12/23/2012 09:33 am ET Updated Feb 20, 2013

Everyone in the Pool!

There is a classic Bill Cosby routine that features the punchline, "Everyone out of the pool!" There have been times recently when I have pictured the Obama Administration as a frustrated lifeguard with the opposite task, blowing a whistle and calling, "Everyone IN the pool!"

At its core, the Affordable Care Act, or "Obamacare," is an effort to improve healthcare coverage and lower individual health care costs by expanding the pool of insureds. More people in the pool means that "low-risk" (and therefore lower cost) individuals can offset costs associated with "high-risk" individuals, and that both sets of people can dodge the financial catastrophe of being un- or under-insured in the face of a medical crisis. (Medical expenses are the leading cause of bankruptcies in the country.)

Broader insurance coverage also means that more people are likely to get the preventive care and screening they need to keep chronic conditions like hypertension and heart disease in check before treatment costs spiral out of control. (Chronic illnesses, many of which are preventable, afflict fewer than 50% of the people in this country but account for 75% of our health care costs, which are in turn a small fraction of the related indirect costs, such as lost work days.)

Sometimes the costs of delayed health care are even higher. Just a few months ago, Nicholas Kristoff of the New York Times chronicled the untimely death of his uninsured college roommate from prostate cancer, and a few years ago the greater DC community was rocked by the death of a 12-year old boy whose untreated abscessed tooth led to a brain infection.

So it was heartening to see that the Obama Administration knows that this is no joke. In a much-anticipated decision, the Department of Health and Human Services announced that states cannot "partially" expand the Medicaid program and still hope for 100% federal funding. Everyone must be in the pool.

Up until now, Medicaid has provided health care coverage to low-income populations that Congress deemed to be especially vulnerable: children and their care-givers, as well as the elderly, sick, and people with disabilities. The federal government picks up, on average, 57% of the costs of the existing program; the remainder comes from the state. In the ACA, Congress expanded Medicaid coverage to include all low-income adults under 133% of the federal poverty level (making roughly $14,000 or less a year). Even better, it said the federal government would pick up the entire tab for the expanded coverage over the first few years, and then phase down their share but ultimately continuing to pay 90 percent.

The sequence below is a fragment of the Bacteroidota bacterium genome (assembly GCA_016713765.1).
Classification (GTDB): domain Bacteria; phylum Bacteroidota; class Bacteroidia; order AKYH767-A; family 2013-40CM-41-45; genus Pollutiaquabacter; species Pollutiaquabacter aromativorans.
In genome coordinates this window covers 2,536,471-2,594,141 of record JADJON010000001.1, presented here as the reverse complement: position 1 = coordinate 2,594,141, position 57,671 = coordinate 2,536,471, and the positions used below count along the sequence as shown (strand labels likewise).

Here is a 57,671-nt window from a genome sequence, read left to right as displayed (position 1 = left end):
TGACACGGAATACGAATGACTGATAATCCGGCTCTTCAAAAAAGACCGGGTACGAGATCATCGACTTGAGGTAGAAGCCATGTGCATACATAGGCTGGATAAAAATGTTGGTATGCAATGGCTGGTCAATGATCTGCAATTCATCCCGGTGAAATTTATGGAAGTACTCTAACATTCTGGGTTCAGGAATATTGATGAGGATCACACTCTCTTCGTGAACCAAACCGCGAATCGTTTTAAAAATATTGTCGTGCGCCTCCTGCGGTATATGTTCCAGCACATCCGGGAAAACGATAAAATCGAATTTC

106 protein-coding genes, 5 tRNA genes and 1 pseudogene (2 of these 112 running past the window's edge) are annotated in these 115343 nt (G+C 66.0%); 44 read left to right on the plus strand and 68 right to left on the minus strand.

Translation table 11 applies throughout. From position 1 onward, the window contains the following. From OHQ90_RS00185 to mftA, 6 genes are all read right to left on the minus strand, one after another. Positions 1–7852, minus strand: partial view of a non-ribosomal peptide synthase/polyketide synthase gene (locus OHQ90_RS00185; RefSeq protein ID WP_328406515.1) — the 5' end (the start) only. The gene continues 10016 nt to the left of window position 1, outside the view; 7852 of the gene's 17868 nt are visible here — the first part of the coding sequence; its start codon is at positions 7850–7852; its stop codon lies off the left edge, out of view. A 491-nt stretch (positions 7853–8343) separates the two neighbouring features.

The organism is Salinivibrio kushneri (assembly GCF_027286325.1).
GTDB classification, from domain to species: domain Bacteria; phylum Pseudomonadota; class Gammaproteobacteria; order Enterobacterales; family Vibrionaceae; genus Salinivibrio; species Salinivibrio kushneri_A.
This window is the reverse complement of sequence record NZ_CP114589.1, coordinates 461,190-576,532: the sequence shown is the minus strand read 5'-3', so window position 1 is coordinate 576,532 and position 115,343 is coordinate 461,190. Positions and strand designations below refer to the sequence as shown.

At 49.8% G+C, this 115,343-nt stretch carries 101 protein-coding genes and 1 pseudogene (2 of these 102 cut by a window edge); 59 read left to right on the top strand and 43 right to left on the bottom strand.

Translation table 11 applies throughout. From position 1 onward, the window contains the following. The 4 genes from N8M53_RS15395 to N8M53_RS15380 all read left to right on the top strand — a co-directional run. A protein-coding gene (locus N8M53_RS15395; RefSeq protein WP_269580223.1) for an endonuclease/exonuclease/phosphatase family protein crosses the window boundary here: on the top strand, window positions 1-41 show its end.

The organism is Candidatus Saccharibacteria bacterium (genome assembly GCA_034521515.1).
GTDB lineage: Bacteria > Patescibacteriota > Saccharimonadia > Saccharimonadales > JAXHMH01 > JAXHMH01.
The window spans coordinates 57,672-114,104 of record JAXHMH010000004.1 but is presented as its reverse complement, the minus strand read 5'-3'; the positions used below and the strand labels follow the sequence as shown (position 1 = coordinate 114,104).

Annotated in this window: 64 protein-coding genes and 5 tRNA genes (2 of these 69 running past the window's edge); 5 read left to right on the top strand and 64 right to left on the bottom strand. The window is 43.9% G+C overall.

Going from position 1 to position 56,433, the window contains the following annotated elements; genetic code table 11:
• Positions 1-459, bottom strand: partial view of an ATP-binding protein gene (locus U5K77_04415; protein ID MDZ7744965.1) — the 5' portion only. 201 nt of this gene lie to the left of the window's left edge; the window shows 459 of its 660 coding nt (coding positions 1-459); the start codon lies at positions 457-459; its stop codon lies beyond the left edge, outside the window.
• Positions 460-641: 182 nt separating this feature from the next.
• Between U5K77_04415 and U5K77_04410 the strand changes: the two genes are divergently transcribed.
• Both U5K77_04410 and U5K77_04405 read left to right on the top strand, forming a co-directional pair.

In its decision on the ACA, the Supreme Court tweaked the law in one significant respect. Historically, if a state wanted to get federal money, it had to comply with a federal program in its entirety. A state couldn't raise its drinking age to, say, 18 and a half and ask for just a portion of federal highway funds in return. But in the case of the ACA, the Supreme Court said that HHS could not threaten to withhold all of a state's federal Medicaid funds just because a state decided not to implement the expansion. It was enough just to withhold the expansion funds.

As a result, some states argued that they should be allowed to partially comply with the expansion - leaving, for example, those making between $11,000 and $14,000 uninsured - but still be eligible for expansion funds.

Thweet! Everyone in the pool.

HHS's decision that Congress meant what it said--and that states do not get to pick and choose which parts of the law apply to them-- was the right one for many reasons. For starters, an estimated 17 million people could gain access to affordable, quality health care for the first time thanks to the expansion.

Second, at its best, Congress's role is to facilitate big solutions for big problems. This is at the heart of nearly every federal spending program, and it is certainly at the heart of the ACA. Allowing states to put only a toe in the water undermines the effort to address complex problems with comprehensive solutions.

Finally, HHS is refusing to indulge those who seek to play politics with people's lives. And lest you doubt this characterization, consider that states can drop the expansion at any time, pay nothing for the first three years of the expansion, and at no point will pay more than 10% of the expansion costs. In return, they get the chance to insure 17 million more people.

That's no laughing matter.